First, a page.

KOLKATA: Rating agency Moodys Investors Services outlook for Indian banks over the next 12-18 months is stable as the pace of bad asset accumulation slowed.
“Our outlook for the Indian banking system is stable, underpinned by healthy economic growth, and weak but stabilising asset quality,” Moodys vice-president and senior credit officer, Srikanth Vadlamani, said.
The global rating firm projected Indias real GDP to grow 7.2 per cent in the year ending March 2019 and 7.4 per cent in the following year, driven by investment growth and strong consumption. “Asset quality will be stable (but weak) as cleanup of legacy problem loans nears completion and corporate health improves. Banks have recognised the bulk of legacy problem loans and will start making recoveries from large resolved nonperforming loans,” Moodys said. Banks second quarter performance showed that fresh bad loan creation from corporate books shrunk but retail and agriculture sectors emerged as stress points.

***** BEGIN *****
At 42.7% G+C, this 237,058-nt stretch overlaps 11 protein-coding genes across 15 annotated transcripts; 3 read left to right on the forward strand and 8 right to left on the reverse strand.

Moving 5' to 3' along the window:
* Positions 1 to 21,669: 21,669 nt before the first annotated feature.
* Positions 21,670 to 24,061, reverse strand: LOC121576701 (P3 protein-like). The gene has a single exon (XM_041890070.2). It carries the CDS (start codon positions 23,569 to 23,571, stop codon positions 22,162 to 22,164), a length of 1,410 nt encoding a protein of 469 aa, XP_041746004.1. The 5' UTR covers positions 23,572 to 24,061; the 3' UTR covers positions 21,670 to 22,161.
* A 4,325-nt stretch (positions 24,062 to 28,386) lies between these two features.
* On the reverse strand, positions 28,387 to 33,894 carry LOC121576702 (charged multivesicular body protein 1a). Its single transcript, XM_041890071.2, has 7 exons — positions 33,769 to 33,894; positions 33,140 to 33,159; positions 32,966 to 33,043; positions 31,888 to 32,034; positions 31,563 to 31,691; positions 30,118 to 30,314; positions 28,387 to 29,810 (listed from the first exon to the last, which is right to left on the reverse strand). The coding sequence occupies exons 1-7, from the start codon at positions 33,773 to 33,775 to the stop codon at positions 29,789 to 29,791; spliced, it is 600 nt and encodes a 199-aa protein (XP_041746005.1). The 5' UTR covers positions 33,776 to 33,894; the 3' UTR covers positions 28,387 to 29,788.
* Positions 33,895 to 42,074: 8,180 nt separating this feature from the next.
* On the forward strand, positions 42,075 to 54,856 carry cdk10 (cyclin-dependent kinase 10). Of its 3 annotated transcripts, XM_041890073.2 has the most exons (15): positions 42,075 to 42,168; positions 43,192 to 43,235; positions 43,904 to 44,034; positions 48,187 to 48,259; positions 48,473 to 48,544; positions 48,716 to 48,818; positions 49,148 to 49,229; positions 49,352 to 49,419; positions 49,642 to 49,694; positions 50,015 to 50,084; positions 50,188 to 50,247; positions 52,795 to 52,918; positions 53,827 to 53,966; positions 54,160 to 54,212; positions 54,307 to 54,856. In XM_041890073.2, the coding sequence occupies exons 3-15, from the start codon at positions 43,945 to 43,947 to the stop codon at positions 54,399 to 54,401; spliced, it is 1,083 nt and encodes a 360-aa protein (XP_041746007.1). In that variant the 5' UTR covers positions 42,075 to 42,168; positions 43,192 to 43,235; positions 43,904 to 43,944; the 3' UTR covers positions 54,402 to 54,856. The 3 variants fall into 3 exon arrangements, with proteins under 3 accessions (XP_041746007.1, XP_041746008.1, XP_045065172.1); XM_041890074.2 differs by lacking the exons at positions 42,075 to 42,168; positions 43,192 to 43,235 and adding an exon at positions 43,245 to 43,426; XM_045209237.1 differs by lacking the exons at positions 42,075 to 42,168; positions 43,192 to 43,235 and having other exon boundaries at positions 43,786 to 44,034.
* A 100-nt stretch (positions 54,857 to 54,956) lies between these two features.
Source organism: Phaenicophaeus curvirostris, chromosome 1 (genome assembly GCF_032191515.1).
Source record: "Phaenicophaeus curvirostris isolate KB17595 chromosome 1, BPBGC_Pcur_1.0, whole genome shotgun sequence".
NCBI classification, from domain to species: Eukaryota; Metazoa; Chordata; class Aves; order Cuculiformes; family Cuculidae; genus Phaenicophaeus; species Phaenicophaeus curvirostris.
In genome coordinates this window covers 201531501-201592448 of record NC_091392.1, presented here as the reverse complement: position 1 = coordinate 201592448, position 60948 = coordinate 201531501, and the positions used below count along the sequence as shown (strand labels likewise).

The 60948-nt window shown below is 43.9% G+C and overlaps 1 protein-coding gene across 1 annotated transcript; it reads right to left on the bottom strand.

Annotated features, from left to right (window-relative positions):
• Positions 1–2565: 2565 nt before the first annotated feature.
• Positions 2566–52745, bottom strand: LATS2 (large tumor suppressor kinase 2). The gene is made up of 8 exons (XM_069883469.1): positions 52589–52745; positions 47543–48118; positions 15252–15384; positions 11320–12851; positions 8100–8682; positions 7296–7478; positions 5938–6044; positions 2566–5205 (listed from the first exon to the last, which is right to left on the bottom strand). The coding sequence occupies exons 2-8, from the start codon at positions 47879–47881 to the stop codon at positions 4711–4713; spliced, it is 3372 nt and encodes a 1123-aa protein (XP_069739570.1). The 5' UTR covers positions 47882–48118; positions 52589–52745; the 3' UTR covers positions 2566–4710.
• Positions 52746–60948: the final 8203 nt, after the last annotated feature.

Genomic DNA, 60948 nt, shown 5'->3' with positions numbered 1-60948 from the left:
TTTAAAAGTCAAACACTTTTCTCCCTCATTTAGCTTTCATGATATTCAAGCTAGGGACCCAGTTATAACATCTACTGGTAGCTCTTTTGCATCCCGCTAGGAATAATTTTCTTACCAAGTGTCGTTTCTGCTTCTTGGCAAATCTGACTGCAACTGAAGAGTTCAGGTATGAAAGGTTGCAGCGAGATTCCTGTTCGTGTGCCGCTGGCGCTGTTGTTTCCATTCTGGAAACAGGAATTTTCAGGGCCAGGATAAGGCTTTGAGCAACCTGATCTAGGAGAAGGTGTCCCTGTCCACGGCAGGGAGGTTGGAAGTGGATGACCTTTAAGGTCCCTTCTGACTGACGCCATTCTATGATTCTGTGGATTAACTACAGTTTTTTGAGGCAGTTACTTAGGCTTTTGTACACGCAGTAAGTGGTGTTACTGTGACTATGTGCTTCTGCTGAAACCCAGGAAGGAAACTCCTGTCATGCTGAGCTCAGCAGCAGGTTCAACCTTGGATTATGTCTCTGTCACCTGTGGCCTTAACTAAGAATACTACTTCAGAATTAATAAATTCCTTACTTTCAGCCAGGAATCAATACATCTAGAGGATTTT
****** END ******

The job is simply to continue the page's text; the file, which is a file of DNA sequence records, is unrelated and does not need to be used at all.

The rating firm, however, predicted improvement in banks profitability but high credit costs would keep it muted.
Banks loan growth in India are largely funded by deposits and liquidity coverage ratios (LCR) of all banks are above 100 per cent.
Moodys said funding and liquidity profiles of public sector banks will remain resilient, notwithstanding their solvency challenges.
“Public sector banks will continue to grapple with weak capitalisation and depend on government capital injections to meet minimum capital requirements,” the rating firm said.